I really surprised myself last weekend. I left the house rather reluctantly on Sunday for a 3-hour 5Rhythms workshop; despite being told last month that Staccato–the focus of the class–was my dominant rhythm, I entered the space with a rather ho-hum attitude.

I even had a pep talk with myself right before class, strolling along the grounds outside and telling myself to go in there and dance. Just dance!, I urged myself. Stop thinking so much about the people, the music, these other extraneous factors.

Maybe the talk helped. Or maybe it was the way I started class, lying on my back, staring up at the vaulted wooden ceiling, struck by how much it resembled the ceiling in the Main Hall at Kripalu, the place in which I told myself just to “Remember.” With that mantra and memory in the forefront of my mind, I was encouraged to dance how I danced at Kripalu–no fear, no inhibition, no holds barred.

What happened was that I had one of the BEST 5Rhythms experiences ever. Seriously, even today, 6 days after the fact, I am still daydreaming back to those 3 hours on the dance floor.

Our space.

Here are some of the highlights, by rhythm:


I partnered up with a woman with a grand smile and big, inquisitive eyes. We exchanged names. As the music started, she stood in place, hands pressed together in anjali mudra, acknowledging me by touching her hands to her forehead, her heart. For the most part, I stood in place as well, flowing in and out like a spider plant in a breeze. The music swelled, my partner’s eyes widened, and she said “Woah…,” and then I felt it too: a sudden ball of energy between us. We glided back and forth, eyes connected, a curious connection holding us together. The song was short but the dance was glorious, and when we drifted apart my partner looked blown away by something I could not see, maybe an aura or energy field. She confided that she needed a break after that and stepped aside to regroup.

Later, I found out that this was the song we found so magnetic. It’s always best to learn that you’re dancing to a generic British boy band AFTER the fact.


For an exercise in this rhythm, we paired up and were instructed to execute three sharp movements for our partner while they stood still. Then the partner reciprocated with his own three movements: BOOM BOOM BOOM. POW POW POW. We did this exchange for a while and then gradually melded it into one dance, so we were no longer pausing: BOOM POW BOOM POW BOOM POW. I was paired with a man relatively new to me, but we got in each others’ faces like thugs in a love/hate relationship. It was during this time I remembered that yes, I really do think Staccato is my favorite rhythm!

Later, our instruction for Staccato was to focus on our feet. For the most part, my partner was confined to the floor, giving his bum knee some rest. Still, we made the dance happen. Even with one person sitting, it is possible to stomp, shuffle, flick the toes, and engage in a give-and-take of ankles, toes, and arches.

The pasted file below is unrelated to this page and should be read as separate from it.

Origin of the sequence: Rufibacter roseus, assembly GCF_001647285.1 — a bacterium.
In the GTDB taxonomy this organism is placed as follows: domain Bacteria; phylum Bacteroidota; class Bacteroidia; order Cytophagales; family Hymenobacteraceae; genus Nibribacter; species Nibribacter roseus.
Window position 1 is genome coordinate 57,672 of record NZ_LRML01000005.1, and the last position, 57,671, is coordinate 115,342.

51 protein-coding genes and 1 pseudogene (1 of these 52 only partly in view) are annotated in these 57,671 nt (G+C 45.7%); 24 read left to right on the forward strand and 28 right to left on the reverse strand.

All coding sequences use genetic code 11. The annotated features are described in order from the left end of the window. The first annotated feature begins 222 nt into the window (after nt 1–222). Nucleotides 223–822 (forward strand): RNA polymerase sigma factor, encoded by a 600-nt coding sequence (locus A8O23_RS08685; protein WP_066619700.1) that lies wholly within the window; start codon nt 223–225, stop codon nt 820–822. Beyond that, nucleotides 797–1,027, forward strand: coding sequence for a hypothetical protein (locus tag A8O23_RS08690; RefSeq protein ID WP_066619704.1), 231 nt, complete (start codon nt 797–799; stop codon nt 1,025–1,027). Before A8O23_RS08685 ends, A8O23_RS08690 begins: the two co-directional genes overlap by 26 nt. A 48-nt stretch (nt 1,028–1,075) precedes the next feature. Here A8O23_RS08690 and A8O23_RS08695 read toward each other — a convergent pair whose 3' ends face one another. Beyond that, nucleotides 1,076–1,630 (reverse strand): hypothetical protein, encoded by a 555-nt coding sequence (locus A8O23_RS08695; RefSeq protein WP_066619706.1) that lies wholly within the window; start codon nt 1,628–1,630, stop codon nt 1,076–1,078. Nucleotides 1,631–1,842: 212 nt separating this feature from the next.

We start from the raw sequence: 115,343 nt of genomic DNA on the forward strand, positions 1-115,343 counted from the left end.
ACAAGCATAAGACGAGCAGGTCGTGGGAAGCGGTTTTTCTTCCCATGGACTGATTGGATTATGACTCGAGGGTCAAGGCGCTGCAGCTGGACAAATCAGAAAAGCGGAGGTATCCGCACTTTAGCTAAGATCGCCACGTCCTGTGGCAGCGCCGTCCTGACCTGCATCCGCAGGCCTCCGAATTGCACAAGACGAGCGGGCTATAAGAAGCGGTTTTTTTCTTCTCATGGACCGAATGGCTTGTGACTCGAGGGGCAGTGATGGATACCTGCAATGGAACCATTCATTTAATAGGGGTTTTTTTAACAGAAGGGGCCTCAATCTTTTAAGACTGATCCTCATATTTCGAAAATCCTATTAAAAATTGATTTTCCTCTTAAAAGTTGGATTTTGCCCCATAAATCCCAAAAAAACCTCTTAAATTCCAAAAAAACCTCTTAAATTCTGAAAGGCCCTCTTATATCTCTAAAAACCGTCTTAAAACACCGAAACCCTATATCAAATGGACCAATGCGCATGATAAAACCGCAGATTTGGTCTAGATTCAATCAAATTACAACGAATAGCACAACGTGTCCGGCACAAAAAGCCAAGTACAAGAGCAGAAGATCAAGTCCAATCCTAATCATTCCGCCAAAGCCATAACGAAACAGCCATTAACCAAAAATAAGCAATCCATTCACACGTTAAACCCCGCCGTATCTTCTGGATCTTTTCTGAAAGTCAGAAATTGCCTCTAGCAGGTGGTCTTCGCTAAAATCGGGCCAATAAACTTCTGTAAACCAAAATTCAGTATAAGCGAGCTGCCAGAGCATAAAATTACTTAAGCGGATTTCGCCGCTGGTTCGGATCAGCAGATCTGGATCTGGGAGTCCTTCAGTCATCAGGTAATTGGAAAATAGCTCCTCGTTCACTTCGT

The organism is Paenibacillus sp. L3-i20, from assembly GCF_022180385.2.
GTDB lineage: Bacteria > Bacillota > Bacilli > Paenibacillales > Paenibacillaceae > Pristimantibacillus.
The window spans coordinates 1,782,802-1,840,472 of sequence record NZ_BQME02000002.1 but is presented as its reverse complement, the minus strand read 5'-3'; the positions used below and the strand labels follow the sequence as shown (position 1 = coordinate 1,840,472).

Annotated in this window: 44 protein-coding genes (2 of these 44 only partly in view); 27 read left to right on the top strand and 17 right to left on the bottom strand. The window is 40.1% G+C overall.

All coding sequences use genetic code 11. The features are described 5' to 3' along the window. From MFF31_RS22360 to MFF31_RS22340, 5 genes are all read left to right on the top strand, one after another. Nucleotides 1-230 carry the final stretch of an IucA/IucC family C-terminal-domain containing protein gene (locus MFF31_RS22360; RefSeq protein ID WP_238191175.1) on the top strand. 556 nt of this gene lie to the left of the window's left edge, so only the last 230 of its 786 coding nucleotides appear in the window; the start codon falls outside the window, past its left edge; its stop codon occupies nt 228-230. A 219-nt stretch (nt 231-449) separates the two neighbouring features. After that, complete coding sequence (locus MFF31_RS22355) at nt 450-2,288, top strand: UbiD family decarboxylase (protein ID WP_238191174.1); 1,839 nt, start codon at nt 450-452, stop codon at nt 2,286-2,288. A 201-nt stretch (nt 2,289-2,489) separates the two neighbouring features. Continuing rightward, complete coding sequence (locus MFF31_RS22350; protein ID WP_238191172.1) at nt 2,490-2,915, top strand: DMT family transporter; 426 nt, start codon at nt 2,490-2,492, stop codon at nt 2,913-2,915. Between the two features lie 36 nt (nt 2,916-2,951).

Sometimes in Chaos I am all over the place, running in circles, leaping, whipping through the room. This time my Chaos was mostly in place, a head-to-toe vibration that had me shaking and gyrating, lost in time and space with my eyes closed. I became so lost in movement that I had no idea of where I was in space; I thought I was facing the front of the room, but when I opened my eyes I was standing somewhere completely different. Woah.


The lyrical dance I shared with my partner was perhaps one of the most passionate, present pas de deuxs I’ve ever had in 5Rhythms. The song was Fiona Apple’s “Slow Like Honey,” and there was twirling, slithering, crawling, clawing, and grasping. At one point, my feet nearly left the ground, clinging onto my partner’s shirt as he spun me around and around. It was a big moment for me, because I tend to build these walls around me, and I don’t allow many people to get my full attention via dance. So it was an accomplishment for me but also a reminder that I am not a contestant on “So You Think You Can Dance,” and my body cannot always move the way I want it to. And that is perhaps why my hip hurt for the whole drive home and I needed to return to the post-activity Advil for the first time in a while.


Ever since starting tai chi classes 3 weeks ago, Stillness is becoming a more intense rhythm for me to work with. We “hold the ball” a lot in tai chi, and I’ve begun incorporating that into my dancing, just the notion of harnessing prana/chi/qi and being aware of the subtle flow of energy throughout the body. More and more, I find myself ending a 5Rhythms class standing, rather than lying on the floor in savasana. I find that by the end of class I feel very grounded, and I like ending my session with my feet firmly rooted, a final sinking in.

What kind of mover do you consider yourself: Flowing, Staccato, Chaos, Lyrical, or Stillness?
I’ve always thought of myself as Flowing, but there is significant Staccato influence in my movement. I love to go back and forth between balletic and B-Boy-esque.